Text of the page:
Criminal Justice

He Allegedly Killed a Cop During a No-Knock Raid. Will the Jury Agree It Was Self-Defense?

Almost 10 years after his arrest, Marvin Guy will soon learn if he'll spend the rest of his life in prison.


BELTON, TEXAS—A man in small-town Texas is facing life in prison for allegedly killing a police officer. But the trial—which commenced Monday after a nearly decade-long wait—is a confluence of police use of force, the war on drugs, and the right to self-defense. Its outcome will in part answer the following question: How far does a self-defense claim go when it's exercised against the state?

At around 5:45 a.m. on May 9, 2014, a SWAT team in Killeen, Texas—consisting of about two dozen officers—descended on Marvin Guy's modest apartment on Circle M Drive. They were there to execute a no-knock drug raid, a controversial approach that allows law enforcement to forcibly enter a residence, usually with a fabulous display of force, without first announcing themselves. An informant had reportedly told police that Guy was dealing cocaine.

The raid did not go as planned.

Officers smashed Guy's bedroom window and attempted to breach the door with a battering ram. But something appeared to be lodged behind the door, preventing police from immediately gaining entry and leaving them clogged outside the residence. In the rapidly unfolding mayhem, Guy fired several shots outside of his broken window, allegedly hitting four officers. Police quickly fired over 40 rounds in return. One officer, Detective Charles Dinwiddie, died.

Guy was arrested and ultimately charged with one count of capital murder and three counts of attempted capital murder. But he says he believed the police to be intruders when he was awoken and disoriented early that morning. Witnesses for the prosecution yesterday described the neighborhood as one that was known for its high crime rate. Less than a week before the raid, someone broke into Guy's neighbor's residence across the street in similar fashion, forcing entry via a first-floor window and choking a female resident nearly to death.

A series of protracted delays—stemming from the COVID-19 pandemic, Guy's declining health, disputes over the district attorney's office releasing all the evidence, and a slew of defense attorneys either quitting or being fired—have lengthened Guy's stay at the county jail, where he has been held for almost a decade on $4 million bond. For years, the state sought the death penalty, which also slowed trial preparations, as proceedings with the ultimate punishment on the table take more time. Prosecutors withdrew that last year, instead opting to pursue life in prison, to speed the process.

The case is not the first to pit self-defense against no-knock raids. The tactic has come under intense scrutiny in recent years. In 2020, Breonna Taylor was killed by police during a similar raid after her boyfriend, Kenneth Walker, grabbed a firearm he legally owned and fired one shot at police, believing them to be intruders. (Police claim they announced themselves before breaking down Walker's door; Walker says he didn't hear them.) Charges against him were ultimately dismissed. In 2021, a Florida man went to trial facing three counts of first-degree attempted murder of a law enforcement officer after he shot at deputies during a 2017 drug raid targeting his father. The government also charged the defendant, Andrew Coffee IV, with murdering his girlfriend, Alteria Woods, who was shot and killed by police, as prosecutors posited that Woods died as a result of Coffee's actions. A jury acquitted him of those charges.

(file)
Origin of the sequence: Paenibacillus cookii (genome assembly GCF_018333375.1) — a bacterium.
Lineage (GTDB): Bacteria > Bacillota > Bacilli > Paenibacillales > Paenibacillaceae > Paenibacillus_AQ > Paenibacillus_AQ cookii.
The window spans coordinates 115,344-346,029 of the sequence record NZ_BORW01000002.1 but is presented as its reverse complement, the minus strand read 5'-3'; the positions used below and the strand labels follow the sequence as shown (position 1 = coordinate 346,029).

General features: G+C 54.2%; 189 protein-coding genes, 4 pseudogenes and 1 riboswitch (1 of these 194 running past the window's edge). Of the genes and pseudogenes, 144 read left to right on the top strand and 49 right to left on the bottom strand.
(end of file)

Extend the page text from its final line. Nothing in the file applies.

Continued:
The topic is particularly relevant in Guy's case, as Texas has the Castle Doctrine, a legal principle grounded in the eponymous idea that someone's home is their castle. As such, they have no duty to retreat when they believe they're facing a deadly threat. An exception: It does not apply when the person in question is engaged in illegal activity. The Killeen Police Department (KPD) allegedly found traces of white powder in Guy's car, on the floor of his apartment, and in the trash, amounting to 1 gram of "suspected cocaine." He was not charged with a drug crime.

But even if the jury decides Guy is not entitled to protection via the Castle Doctrine, they could still find he acted in self-defense. The state, however, has a radically different theory: At trial yesterday, Bell County Assistant District Attorney Fred Burns laid the groundwork for the notion that the problems cascading from the raid weren't a result of Guy not having enough information. On the contrary—it's because he knew too much, Burns said.

That theory began to take shape during the testimony of David Daniels, a retired SWAT officer with KPD who was hit by a bullet during the raid. In this telling, Guy had barricaded the door to his apartment not because he was afraid of intruders but because he knew SWAT was coming and plotted to kill the police when they arrived. "We were ambushed," Daniels said. It was not yet clear how the state would prove Guy's clairvoyance about the department's plans.

The subject of no-knock raids has been a fraught one for KPD. The city recently reached a settlement with the family of a man who was killed during a 2019 raid. In 2021, the local council voted to ban the tactic. Unfortunately, that came too late here.